The average healthcare patient’s size and weight are increasing as the global population’s average body weight continues to climb, owing mostly to lifestyle choices and high caloric/fat meals. There is currently a need to explore how healthcare staff may deliver excellent patient/resident care while avoiding injury to themselves or the patient/resident. As part of an effective risk management program, it is critical to understand what obesity and bariatrics are, the possibility for harm, and the various ways to control these injuries. So, let’s learn safe handling of bariatric patients and residents.
It is vital to have a thorough awareness of the definitions of obesity and bariatric surgery.
The specialty of medicine known as bariatrics deals with the treatment of obese people.
The term “bariatric surgery” refers to operations that aid in weight loss.
Obesity is defined as having a body mass index (BMI) of greater than 30 on a global scale. Those with a BMI of 40 or higher are classified as morbidly obese and may be candidates for bariatric surgery. The BMI is calculated by dividing weight by height.
A more reasonable description of a bariatric patient or resident can include someone who has health limits owing to his or her physical size, health, mobility, or environmental access.
As a result, in today’s health institution, a “bariatric patient” could be a resident in need of assistance at a long-term care home or a hospitalized for procedures other than bariatric surgery.
If particular precautions are not used when handling bariatric patients/residents, there is a greater risk of damage. Those bariatric patients/residents who are in the facility for non-bariatric surgery may have medical issues that impact their ability to do patient-handling activities, such as:
There is a lot of pain and agony.
Joint instability, an unstable spine, and a history of falls are all factors to consider.
Poor skin integrity, severe enema
Paralysis/paresis, postural hypotension
Spine instability/severe osteoporosis
Fractures, splints, and traction
Problems with the lungs and heart
Amputations, Stomas, wounds, and tubes
When caring for nonsurgical bariatric patients/residents with these disorders, as well as those hospitalized for bariatric surgery treatments, standard equipment and manual mobility and handling may be insufficient. The majority of typical equipment (beds, side chairs, toilets, and lifting assistance) is designed for people weighing between 250 and 300 pounds. If the individual weighs more than this, specific equipment may be required.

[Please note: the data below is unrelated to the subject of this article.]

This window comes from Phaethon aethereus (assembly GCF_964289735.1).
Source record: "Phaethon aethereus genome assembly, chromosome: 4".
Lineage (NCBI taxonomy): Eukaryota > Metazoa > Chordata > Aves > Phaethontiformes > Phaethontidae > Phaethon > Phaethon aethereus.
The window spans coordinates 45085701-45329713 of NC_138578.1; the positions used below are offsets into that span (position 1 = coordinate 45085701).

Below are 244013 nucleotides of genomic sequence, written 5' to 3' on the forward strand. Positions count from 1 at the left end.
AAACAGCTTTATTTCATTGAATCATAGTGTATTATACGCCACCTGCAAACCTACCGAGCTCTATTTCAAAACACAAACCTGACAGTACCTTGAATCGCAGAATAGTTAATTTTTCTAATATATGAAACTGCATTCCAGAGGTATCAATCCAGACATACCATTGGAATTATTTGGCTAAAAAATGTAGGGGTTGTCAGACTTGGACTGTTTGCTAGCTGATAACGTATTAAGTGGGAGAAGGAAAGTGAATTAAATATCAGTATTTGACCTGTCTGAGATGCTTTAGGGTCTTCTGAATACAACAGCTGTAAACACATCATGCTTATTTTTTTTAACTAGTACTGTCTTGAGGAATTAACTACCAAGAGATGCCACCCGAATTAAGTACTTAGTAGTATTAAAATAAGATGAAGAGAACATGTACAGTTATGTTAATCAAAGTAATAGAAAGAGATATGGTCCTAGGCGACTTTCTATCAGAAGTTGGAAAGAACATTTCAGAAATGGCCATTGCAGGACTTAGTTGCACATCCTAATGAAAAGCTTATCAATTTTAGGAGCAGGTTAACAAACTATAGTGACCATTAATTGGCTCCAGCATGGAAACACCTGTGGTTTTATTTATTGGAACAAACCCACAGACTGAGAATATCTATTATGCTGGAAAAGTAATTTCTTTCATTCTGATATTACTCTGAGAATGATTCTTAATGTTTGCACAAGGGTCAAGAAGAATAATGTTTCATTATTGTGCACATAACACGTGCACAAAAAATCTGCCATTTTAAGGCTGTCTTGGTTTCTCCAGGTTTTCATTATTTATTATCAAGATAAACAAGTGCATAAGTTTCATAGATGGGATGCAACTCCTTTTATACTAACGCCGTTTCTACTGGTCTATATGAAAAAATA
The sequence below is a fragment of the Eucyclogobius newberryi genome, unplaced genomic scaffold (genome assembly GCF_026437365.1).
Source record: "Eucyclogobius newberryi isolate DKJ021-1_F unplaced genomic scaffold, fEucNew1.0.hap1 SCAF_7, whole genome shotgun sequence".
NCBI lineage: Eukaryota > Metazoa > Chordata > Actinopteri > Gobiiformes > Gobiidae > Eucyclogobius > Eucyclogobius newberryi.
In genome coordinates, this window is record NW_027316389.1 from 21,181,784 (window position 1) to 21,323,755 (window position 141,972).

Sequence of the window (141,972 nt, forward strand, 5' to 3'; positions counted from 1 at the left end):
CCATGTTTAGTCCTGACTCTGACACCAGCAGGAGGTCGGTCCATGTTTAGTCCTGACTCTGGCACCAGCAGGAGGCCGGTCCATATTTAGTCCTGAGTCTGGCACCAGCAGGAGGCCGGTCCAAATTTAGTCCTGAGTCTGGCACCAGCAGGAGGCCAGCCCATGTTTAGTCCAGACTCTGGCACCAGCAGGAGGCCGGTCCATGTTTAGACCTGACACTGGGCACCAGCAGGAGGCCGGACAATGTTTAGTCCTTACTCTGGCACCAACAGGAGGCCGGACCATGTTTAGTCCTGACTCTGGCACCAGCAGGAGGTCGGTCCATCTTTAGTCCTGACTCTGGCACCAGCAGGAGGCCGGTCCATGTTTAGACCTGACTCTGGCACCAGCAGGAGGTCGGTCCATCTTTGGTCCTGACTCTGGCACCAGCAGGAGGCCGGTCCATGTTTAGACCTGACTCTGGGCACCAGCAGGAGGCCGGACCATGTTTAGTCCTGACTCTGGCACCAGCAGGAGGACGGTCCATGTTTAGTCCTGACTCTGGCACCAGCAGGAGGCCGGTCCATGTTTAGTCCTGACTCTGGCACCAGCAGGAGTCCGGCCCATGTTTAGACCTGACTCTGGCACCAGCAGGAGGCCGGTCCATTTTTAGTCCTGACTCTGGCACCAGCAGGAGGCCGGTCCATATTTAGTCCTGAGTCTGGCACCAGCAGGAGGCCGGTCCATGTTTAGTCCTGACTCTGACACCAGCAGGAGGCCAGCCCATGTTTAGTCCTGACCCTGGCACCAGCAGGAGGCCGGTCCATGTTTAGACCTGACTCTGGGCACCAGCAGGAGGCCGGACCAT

Protection for Healthcare Workers
In the past, the healthcare industry has relied on body mechanics training to keep patients/residents and personnel safe throughout patient-handling procedures. This has proven ineffectual on its alone, especially when it comes to patient/resident care activities requiring bariatric people. Injury can also occur as a result of equipment failure caused by exceeding weight restrictions and putting too much strain on the device. It’s crucial to keep in mind that:
Training is ineffective on its own. The importance of formal patient evaluation protocols, lifting assistance, and safe lift policies cannot be overstated. Back belts have not been proven to be beneficial. The average worker should only lift 51 pounds and only under strict supervision.
In most cases, the expense of work-related accidents outweighs the cost of new equipment. When employees are involved in the equipment selection process, they will use lift equipment.
Solutions To Both Employee and Patient Injuries
Using specialized bariatric equipment built for people who are heavier Staff education on mobility and handling techniques, as well as the usage of specialist equipment is required. During the admissions process and while in the patient care area, nursing personnel conducts assessments of patients and residents. Patient/resident bariatric algorithms are being developed and used (flow charts that guide the worker on what to do during care when handing bariatric patients). Policies on mobility and handling that are unique to bariatric care
For more ideal solutions in safe handling of bariatric patients and residents, you can contact JB Medical here.